COVINGTON - After concern over not having a backup server, the Newton County Board of Education approved last week a contract for the purchase of new servers for the Newton County School System.
During the monthly work session last Tuesday, the school board members unanimously approved a contract with Dell Marketing for $41,101.82 for the purchase of several servers.
"The school system buys servers on an annual basis to replace older servers in order to accommodate new applications and system needs," said NCSS Superintendent Steven Whatley in his recommendation to the board. "After considerable research, it was decided to use blade servers instead of rack-mounted servers for several reasons."
He said blade servers allow for higher density and use less energy, providing a cost savings to the school system since they would require fewer physical servers and cooling requirements.
When the school board approved the 2009-10 school year budget, $21,000 was budgeted for replacement servers in the form of rack-mounted ones. Whatley said money would be pulled from elsewhere to make up the $20,000 difference.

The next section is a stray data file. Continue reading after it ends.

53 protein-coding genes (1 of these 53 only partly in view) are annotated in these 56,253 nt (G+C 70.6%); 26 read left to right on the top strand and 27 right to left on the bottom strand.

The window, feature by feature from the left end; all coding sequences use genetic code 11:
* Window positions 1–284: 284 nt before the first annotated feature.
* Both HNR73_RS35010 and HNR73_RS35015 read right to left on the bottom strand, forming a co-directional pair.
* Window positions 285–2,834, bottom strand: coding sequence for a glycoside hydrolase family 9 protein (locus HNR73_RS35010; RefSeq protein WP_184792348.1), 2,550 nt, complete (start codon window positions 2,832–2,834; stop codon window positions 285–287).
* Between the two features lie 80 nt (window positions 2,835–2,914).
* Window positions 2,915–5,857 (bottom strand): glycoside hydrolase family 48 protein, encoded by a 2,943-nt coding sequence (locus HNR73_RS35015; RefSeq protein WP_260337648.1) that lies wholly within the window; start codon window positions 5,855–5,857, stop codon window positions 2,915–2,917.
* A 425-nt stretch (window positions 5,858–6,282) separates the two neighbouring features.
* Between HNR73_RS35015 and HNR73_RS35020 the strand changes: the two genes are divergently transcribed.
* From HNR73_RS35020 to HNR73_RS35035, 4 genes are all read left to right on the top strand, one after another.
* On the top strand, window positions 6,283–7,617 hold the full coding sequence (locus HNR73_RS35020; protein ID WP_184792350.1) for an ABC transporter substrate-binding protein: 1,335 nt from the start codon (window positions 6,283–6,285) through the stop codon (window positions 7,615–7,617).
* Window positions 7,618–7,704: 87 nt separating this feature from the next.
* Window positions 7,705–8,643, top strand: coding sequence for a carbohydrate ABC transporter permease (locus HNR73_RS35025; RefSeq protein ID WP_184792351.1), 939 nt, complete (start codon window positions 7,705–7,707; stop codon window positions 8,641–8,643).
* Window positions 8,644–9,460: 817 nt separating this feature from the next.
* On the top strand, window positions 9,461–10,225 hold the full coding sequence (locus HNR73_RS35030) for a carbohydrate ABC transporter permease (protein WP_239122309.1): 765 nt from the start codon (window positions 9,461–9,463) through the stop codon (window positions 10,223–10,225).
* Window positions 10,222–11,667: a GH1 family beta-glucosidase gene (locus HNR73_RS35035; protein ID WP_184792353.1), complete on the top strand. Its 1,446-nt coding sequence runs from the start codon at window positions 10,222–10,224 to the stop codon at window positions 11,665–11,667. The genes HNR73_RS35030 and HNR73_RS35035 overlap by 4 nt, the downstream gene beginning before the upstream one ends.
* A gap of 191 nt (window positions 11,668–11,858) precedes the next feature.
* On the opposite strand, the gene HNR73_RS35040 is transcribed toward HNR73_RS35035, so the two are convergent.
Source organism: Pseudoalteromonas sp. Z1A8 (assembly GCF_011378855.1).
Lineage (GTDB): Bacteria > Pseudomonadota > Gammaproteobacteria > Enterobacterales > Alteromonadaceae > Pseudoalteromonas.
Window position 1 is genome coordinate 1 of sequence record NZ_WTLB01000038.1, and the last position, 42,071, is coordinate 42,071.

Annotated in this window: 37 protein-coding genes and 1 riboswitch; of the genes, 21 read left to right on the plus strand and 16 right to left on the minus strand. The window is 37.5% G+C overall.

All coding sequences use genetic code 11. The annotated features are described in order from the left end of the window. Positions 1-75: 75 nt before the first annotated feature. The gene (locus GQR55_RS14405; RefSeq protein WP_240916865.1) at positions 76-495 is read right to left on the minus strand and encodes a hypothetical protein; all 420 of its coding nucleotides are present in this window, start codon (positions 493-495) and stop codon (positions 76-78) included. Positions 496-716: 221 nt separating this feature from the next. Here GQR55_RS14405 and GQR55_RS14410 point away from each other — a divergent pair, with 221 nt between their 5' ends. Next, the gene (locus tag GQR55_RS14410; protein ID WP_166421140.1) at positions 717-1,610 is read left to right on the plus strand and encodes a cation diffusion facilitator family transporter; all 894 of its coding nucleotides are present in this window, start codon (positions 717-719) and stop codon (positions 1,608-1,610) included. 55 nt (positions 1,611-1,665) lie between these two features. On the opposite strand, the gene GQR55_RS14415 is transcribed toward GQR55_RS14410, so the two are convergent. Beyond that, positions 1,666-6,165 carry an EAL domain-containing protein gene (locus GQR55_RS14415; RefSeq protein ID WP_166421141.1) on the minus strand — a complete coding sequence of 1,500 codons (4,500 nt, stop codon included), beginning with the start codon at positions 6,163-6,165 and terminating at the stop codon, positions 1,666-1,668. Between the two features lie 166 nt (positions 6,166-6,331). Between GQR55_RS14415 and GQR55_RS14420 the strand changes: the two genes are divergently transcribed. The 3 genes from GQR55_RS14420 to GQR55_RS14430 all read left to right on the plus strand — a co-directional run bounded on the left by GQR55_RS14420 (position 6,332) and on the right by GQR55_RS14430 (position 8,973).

"When a server goes down, it's information and communication that becomes a major problem, not only for parents, but for us, too," Whatley said. "We are balancing our technology needs and monetary needs."
Originally, the school board planned to vote on the recommendation during tonight's monthly meeting, but Dr. Gary Shattuck, director of Technology and Media Services at NCSS, said during the work session that his department recently used the last backup server.
Some board members showed concern for the lack of a backup, since the ordering of one could take up to two weeks, so they decided to vote in the work session so that the school system could act on the order immediately.
During tonight's monthly meeting, the board plans to vote on two other technology recommendations.
Whatley recommends that the board approve an annual subscription for Lightspeed Systems Internet content filtering software from Diversified Computer Solutions for $28,000.
The software will prevent users from viewing pornographic thumbnail images, prevents non-authorized search engines and peer-to-peer applications and is designed specifically for education. These features were not available with the current software, Websense.
In another recommendation, Whatley asks the board to approve an annual maintenance and warranty agreement with 3Com equipment with Macon-based Infinity Network Solutions for $48,083.75.
This will provide warranty service on all school system networking and telephone equipment; a four-hour response time is promised for any reported trouble.
The school board will meet at 7 p.m. in the board room at the Newton County BOE building, which is located at 2109 Newton Drive N.E. in Covington.